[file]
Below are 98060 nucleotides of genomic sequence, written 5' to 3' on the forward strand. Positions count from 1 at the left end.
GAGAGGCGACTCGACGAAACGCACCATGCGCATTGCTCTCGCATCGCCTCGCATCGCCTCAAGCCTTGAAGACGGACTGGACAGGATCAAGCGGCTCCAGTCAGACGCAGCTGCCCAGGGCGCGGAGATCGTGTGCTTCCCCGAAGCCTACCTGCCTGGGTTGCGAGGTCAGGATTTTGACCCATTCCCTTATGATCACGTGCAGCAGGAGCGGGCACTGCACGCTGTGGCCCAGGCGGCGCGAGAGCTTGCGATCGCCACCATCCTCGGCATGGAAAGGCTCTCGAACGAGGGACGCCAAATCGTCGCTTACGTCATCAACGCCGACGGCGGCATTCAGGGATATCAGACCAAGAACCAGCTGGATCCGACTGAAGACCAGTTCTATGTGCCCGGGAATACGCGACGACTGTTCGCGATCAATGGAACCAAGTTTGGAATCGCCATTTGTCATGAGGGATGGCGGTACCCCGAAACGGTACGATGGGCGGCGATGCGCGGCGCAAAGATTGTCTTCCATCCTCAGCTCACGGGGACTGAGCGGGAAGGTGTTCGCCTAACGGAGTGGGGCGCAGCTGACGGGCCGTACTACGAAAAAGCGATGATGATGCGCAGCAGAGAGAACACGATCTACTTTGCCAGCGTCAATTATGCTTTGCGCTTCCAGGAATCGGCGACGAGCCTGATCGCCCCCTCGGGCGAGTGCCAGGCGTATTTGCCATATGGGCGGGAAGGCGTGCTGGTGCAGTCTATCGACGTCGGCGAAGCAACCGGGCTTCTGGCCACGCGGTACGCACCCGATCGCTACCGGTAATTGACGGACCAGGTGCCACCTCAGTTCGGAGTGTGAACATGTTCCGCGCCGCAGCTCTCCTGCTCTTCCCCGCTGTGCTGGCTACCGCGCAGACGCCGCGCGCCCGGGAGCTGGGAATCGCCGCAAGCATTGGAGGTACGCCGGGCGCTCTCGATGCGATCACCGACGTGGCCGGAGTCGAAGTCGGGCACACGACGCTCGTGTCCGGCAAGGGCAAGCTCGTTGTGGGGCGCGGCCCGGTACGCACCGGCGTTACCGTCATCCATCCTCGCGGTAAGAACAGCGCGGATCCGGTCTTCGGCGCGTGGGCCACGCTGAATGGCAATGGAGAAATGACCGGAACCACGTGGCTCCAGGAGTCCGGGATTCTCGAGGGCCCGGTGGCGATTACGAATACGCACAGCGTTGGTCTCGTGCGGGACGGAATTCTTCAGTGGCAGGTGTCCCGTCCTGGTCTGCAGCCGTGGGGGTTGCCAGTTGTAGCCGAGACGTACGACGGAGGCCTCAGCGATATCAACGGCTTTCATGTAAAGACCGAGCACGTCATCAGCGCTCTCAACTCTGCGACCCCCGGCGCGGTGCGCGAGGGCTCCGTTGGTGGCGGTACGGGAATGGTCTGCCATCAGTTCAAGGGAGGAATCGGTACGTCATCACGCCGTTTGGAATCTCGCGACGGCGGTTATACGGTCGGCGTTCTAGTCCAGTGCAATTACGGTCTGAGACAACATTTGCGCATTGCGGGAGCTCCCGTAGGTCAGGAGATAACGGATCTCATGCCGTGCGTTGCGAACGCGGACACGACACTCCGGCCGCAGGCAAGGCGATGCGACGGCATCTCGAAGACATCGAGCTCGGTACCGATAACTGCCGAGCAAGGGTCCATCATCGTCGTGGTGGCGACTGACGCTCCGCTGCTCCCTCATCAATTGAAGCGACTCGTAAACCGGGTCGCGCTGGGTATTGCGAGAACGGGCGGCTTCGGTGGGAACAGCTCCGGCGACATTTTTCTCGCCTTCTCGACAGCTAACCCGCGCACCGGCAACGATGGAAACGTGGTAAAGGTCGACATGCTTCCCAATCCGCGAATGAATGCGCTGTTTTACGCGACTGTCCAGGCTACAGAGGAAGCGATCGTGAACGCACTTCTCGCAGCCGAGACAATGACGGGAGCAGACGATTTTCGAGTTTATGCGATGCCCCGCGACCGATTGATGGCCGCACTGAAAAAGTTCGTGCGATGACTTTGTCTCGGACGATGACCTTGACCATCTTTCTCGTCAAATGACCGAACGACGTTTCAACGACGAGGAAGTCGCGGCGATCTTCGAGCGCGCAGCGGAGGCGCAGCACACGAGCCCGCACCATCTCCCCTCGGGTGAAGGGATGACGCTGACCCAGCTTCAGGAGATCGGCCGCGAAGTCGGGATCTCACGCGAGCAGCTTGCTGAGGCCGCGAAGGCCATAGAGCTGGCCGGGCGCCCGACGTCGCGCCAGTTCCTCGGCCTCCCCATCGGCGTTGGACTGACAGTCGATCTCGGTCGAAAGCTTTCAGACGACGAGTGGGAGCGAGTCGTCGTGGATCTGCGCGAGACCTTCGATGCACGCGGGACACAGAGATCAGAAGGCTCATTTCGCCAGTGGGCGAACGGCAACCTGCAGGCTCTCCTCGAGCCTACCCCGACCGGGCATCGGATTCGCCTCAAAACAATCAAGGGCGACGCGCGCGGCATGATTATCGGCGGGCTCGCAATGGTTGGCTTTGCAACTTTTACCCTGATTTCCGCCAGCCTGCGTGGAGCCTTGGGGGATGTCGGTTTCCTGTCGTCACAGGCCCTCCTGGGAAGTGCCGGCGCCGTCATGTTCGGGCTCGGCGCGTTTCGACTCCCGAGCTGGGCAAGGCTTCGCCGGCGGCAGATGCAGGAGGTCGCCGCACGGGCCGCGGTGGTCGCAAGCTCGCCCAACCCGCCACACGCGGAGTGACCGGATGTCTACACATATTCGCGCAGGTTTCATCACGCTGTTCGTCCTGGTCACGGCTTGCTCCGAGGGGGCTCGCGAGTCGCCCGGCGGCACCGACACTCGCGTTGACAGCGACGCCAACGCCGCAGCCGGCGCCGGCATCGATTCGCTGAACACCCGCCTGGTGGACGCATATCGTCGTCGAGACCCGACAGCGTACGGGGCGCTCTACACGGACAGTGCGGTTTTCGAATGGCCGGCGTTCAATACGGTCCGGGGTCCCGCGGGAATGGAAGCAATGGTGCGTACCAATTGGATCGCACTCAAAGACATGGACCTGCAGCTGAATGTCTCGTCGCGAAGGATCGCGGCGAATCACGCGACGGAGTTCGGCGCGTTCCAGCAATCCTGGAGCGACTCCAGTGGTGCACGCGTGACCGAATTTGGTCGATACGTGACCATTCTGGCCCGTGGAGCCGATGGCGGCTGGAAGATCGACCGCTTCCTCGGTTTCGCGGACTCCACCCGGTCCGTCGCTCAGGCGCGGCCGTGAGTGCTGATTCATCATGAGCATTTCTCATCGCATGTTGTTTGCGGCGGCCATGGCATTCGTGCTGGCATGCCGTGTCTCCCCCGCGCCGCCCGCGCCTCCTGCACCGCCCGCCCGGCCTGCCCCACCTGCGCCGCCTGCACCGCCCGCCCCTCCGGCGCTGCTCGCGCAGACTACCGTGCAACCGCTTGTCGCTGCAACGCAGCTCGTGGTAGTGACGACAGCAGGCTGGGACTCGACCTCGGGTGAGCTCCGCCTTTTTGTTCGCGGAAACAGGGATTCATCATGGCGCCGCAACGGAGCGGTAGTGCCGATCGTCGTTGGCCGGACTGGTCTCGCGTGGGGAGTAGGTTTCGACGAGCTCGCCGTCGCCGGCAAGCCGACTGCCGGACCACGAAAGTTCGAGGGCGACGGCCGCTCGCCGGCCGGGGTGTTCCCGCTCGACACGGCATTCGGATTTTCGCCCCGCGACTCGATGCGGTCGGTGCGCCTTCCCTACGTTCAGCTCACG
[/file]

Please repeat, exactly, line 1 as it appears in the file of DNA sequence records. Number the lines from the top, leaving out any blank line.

Below are 98060 nucleotides of genomic sequence, written 5' to 3' on the forward strand. Positions count from 1 at the left end.